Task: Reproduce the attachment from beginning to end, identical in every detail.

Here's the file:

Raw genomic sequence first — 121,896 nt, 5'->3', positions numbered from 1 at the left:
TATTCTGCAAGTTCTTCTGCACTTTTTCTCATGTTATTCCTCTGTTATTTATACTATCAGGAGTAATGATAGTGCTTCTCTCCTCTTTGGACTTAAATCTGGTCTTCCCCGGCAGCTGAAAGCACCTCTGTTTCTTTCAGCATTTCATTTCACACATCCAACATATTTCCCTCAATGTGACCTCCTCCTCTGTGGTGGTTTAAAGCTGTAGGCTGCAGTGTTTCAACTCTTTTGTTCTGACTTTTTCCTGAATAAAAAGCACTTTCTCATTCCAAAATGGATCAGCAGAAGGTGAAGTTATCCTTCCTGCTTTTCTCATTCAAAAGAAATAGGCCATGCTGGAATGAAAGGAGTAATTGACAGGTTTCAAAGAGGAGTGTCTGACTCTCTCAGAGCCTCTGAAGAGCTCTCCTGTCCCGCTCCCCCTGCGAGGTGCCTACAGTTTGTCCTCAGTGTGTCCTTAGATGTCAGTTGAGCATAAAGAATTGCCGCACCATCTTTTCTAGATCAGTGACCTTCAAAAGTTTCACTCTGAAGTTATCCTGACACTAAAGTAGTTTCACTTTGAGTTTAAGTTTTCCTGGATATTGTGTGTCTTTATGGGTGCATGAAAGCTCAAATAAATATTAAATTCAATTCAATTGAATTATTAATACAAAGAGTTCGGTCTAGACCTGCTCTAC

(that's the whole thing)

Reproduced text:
Raw genomic sequence first — 121,896 nt, 5'->3', positions numbered from 1 at the left:
TATTCTGCAAGTTCTTCTGCACTTTTTCTCATGTTATTCCTCTGTTATTTATACTATCAGGAGTAATGATAGTGCTTCTCTCCTCTTTGGACTTAAATCTGGTCTTCCCCGGCAGCTGAAAGCACCTCTGTTTCTTTCAGCATTTCATTTCACACATCCAACATATTTCCCTCAATGTGACCTCCTCCTCTGTGGTGGTTTAAAGCTGTAGGCTGCAGTGTTTCAACTCTTTTGTTCTGACTTTTTCCTGAATAAAAAGCACTTTCTCATTCCAAAATGGATCAGCAGAAGGTGAAGTTATCCTTCCTGCTTTTCTCATTCAAAAGAAATAGGCCATGCTGGAATGAAAGGAGTAATTGACAGGTTTCAAAGAGGAGTGTCTGACTCTCTCAGAGCCTCTGAAGAGCTCTCCTGTCCCGCTCCCCCTGCGAGGTGCCTACAGTTTGTCCTCAGTGTGTCCTTAGATGTCAGTTGAGCATAAAGAATTGCCGCACCATCTTTTCTAGATCAGTGACCTTCAAAAGTTTCACTCTGAAGTTATCCTGACACTAAAGTAGTTTCACTTTGAGTTTAAGTTTTCCTGGATATTGTGTGTCTTTATGGGTGCATGAAAGCTCAAATAAATATTAAATTCAATTCAATTGAATTATTAATACAAAGAGTTCGGTCTAGACCTGCTCTAC